Brownback Proposes Game Ratings Bill in Senate

September 27, 2006 -

Sen. Sam Brownback (R-KS) has sponsored legislation in the United States Senate which would require the ESRB to play games in their entirety before assigning an age rating.

Brownback's Truth in Video Game Rating Act (S.3935) would appear to be the Senate version of a House bill of the same name proposed by Rep. Cliff Stearns (R-FL).

“The current video game ratings system needs improvement," Brownback said, "because reviewers do not see the full content of games and don’t even play the games they are supposed to rate. For video game ratings to be meaningful and worthy of a parent’s trust, the game ratings must be more objective and accurate.”

Brownback's measure would mandate the Federal Trade Commission (FTC) to administer the requirement for a complete play-through before rating.

“Game reviewers must have access to the entire game for their ratings to accurately reflect a game’s content," Brownback added.

The bill would also direct the FTC to define parameters for describing video game content as well as defining what kind of behavior by the game industry would break those rules. 

Brownback also would have the Government Accountability Office (GAO) evaluate the efficiency of the ESRB system as well as the potential for establishing an independent rating body with no ties to the industry. Universal systems spanning movie, TV and games would also be looked into.

The conservative Brownback has been very active on video game issues in recent times. He worked with Sens. Hillary Clinton (D-NY) and Joe Lieberman (D-CT) on game-related bills such as the recently-passed CAMRA legislation and held committee hearings on video games in the Senate earlier this year.

Full text of Brownback's new bill is not yet available. We'll post it when it goes up on the Congressional system.


Re: Brownback Proposes Game Ratings Bill in Senate

In 50 hours of play, I travelled to less than 0.1% of the planets in Spore and documented less than 1% of the preexisting species, let alone the 80,000,000 user-created vehicles. Good luck, ESRB.

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Ah, election years, is it a wonder why less and less people go to the polls with every one?

Wow. You know what this seems like? A direct attempt at having the ESRB shut down. Why do I say that? Simple.

This would require them to play a game the whole way through, seeing everything in the game. Now, for some games, that may not be too bad. But what about others, like Oblivion, or the Grand Theft Autos, or any modern RPG? You know, the ones that take much larger amounts of time to beat in general, and that's not including all the extra stuff like side missions and such.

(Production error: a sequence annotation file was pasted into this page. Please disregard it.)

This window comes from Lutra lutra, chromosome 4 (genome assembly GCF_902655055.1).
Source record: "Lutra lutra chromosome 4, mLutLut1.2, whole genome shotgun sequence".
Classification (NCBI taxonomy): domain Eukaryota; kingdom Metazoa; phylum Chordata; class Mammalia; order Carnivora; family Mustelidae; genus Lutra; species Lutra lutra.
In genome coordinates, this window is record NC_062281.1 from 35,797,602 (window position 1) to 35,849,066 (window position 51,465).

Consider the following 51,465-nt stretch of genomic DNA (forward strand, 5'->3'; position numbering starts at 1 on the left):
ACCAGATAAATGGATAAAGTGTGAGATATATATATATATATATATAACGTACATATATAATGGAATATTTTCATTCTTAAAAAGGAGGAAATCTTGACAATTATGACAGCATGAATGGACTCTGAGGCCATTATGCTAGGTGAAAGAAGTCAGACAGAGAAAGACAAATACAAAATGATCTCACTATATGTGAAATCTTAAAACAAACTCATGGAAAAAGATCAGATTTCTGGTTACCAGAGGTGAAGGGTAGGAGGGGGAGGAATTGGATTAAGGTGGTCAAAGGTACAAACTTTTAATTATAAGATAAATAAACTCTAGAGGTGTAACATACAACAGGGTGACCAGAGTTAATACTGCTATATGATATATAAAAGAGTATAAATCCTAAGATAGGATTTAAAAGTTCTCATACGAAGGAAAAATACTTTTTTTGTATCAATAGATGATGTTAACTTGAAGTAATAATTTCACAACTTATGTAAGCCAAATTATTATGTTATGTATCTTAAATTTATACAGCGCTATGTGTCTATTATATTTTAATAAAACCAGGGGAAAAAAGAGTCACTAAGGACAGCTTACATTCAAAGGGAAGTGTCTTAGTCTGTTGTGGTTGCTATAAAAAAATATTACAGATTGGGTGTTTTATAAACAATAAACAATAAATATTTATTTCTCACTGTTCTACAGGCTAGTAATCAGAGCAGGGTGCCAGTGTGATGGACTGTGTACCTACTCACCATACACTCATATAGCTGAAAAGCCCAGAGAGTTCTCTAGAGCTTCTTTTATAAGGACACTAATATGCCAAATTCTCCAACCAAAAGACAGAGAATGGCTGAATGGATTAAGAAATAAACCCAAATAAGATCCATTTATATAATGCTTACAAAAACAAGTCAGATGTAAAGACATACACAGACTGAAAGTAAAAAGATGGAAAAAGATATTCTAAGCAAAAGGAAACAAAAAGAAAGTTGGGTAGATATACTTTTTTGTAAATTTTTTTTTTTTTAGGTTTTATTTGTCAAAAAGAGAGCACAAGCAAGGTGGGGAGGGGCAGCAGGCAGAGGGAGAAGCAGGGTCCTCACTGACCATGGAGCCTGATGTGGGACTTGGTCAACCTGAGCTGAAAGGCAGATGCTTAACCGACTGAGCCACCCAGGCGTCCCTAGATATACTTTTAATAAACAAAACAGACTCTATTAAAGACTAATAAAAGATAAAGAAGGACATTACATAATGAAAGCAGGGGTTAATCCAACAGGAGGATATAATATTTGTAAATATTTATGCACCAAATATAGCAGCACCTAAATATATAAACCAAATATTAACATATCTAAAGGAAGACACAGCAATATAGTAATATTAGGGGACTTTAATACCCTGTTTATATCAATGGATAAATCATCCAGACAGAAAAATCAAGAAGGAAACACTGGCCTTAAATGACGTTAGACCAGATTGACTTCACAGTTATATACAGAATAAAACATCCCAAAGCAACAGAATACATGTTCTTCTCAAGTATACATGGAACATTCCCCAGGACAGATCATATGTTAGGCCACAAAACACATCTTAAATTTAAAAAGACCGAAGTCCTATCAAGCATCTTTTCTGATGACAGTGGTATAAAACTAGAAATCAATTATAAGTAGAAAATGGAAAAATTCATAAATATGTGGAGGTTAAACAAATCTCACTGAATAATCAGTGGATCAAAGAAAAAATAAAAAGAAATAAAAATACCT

This, in turn, has the effect of making games take much longer (and thus be much more expensive) to rate, thus, quite possibly putting an end to either the ESRB, or any sort of long, dynamic, nonlinear games.

Of course, I'm guessing that's exactly what he's trying to do...

Auto FAIL!!!

1st amendment and 14, Brownback loses by default.

God I swear, these idiots get dummer by the minute.

Suuurrreeee...if a game was at most 3 hours long....they really don't have a clue.....and they wonder why people don't vote for them....

Why do people always only mention games like Oblivion when they talk about games that are very big? How about every single MMO out there? Those games have far more content than games like Oblivion do. And MMOs get patched about every single month or even more often than that in some cases. Does the ESRB have to test those patches as well? There is no way you can play MMOs in their entirety. And playing a game all the way wouldn't have stopped Hot Coffee from happening either.

America seems to be on the fasttrack to destroy the MMO industry when this ever allowed. And isn't this completely unconstitutional? Here he is suggesting that a governmental organization is telling a private organization what to do. The government can't dictate what kind of methods the ESRB should or shouldn't use.

Game bill shall be destroyed because of 3 letters.


you can't exactly rate MMORPG or any MMO unless you include player-orignating activities.

Obviously Brownback has no idea what he's proposing.

Yet another attempt at legislation that will go nowhere.

The bill would also direct the FTC to define parameters for describing video game content

Violates the First Amendment right there.